Blandish. My lord's opinion of her will advance them ; he can't bear the sight of her, and, in defiance of his uncle, Sir Clement Flint's, eagerness for the match, is running mad after an adventure, which I, who am his confidant, shall keep going till I determine.—-There's news for you.

Mrs. Blandish. And his sister, Lady Emily, the alternative! The first match in England, in beauty, wit, and accomplishment.

Blandish. Pooh! A fig for her personal charms; she will bring me connexion that would soon supply fortune; the other would bring fortune enough to make connexion unnecessary.

llIrs. Blandislr. And as to the certainty of success with the one or the other

. Blandish. Success !—Are they not women ?—But I must away. And first for Lord Gayville, and his fellow student, Clifford.

Mrs. Blandish. Apropos! Look well to Clifford. Lady Emily and he were acquainted at the age of first impressions.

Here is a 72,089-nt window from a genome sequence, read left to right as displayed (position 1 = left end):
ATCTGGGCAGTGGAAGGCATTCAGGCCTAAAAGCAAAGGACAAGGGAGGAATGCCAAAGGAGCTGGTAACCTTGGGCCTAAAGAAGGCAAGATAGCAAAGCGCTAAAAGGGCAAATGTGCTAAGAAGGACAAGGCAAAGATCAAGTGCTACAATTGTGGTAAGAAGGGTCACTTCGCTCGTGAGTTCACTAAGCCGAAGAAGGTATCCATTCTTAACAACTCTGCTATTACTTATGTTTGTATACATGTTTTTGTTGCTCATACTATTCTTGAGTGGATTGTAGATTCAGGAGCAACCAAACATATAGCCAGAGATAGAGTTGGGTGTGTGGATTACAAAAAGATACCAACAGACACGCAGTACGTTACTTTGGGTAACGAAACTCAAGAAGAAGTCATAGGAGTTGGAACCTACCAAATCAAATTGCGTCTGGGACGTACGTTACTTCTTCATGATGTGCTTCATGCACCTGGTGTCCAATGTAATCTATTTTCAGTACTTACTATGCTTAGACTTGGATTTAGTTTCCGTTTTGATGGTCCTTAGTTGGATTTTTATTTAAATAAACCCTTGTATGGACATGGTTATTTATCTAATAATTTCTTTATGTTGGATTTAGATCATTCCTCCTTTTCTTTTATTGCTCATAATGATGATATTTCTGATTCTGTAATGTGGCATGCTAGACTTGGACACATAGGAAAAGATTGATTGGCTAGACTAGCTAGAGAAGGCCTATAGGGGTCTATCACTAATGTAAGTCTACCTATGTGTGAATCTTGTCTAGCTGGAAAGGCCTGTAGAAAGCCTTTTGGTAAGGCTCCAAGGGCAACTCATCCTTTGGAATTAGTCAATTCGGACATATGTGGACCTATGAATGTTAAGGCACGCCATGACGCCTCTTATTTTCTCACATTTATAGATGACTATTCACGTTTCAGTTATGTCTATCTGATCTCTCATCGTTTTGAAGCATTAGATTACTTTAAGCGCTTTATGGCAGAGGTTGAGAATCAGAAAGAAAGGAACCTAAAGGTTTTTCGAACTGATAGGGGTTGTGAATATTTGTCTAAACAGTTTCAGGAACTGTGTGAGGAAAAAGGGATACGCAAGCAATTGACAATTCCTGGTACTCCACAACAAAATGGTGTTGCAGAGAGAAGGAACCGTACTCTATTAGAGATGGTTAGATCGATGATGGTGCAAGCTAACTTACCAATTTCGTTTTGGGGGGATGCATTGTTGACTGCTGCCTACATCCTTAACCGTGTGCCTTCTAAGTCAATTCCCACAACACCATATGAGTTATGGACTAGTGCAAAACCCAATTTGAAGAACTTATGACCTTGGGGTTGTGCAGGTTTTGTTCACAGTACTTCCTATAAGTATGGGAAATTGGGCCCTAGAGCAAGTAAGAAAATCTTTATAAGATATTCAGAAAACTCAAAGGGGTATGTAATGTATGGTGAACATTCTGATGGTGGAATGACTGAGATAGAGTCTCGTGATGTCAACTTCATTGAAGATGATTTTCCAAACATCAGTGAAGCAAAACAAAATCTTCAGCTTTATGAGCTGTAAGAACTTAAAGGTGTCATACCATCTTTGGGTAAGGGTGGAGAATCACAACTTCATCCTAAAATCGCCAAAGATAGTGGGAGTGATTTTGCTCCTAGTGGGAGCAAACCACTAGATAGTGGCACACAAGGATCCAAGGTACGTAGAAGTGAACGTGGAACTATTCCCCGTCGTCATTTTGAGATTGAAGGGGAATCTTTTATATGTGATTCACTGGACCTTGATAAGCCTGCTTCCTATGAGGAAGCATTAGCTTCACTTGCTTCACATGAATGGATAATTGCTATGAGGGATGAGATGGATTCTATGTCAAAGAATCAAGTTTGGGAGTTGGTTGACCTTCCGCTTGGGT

Blandisl1. I dare say he always meant to be the complete friend of the family ; for, besides his design on Lady Emily, his game, I find, has been to work

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upon Lord Gayville's understanding; he thinks he must finally establish himself in his -esteem, by inexorably opposing all his follies.—Poor simpleton !— Now, my touch of opposition goes only to enhance the value of my acquiescence. So adieu for the morning—-You to Miss Alscrip, with an unction of flattery, fit for a house-painter's brush; I to Sir Clement, and his family, with a composition as delicate as- ether, and to be applied with the point of a feather. [G0ing. Mrs. Blandish. Hark you, Blandish—-a good wish before you go : To make your success complete, may you find but halfyour own vanity in those you have to work on! Blandish. Thank you, my dear Letty; this is not the only tap you have hit me to-day, and you are right; for if you and I did not sometimes speak truth to each other, we should_forget there was such a quality incident to the human mind, [E:reunt.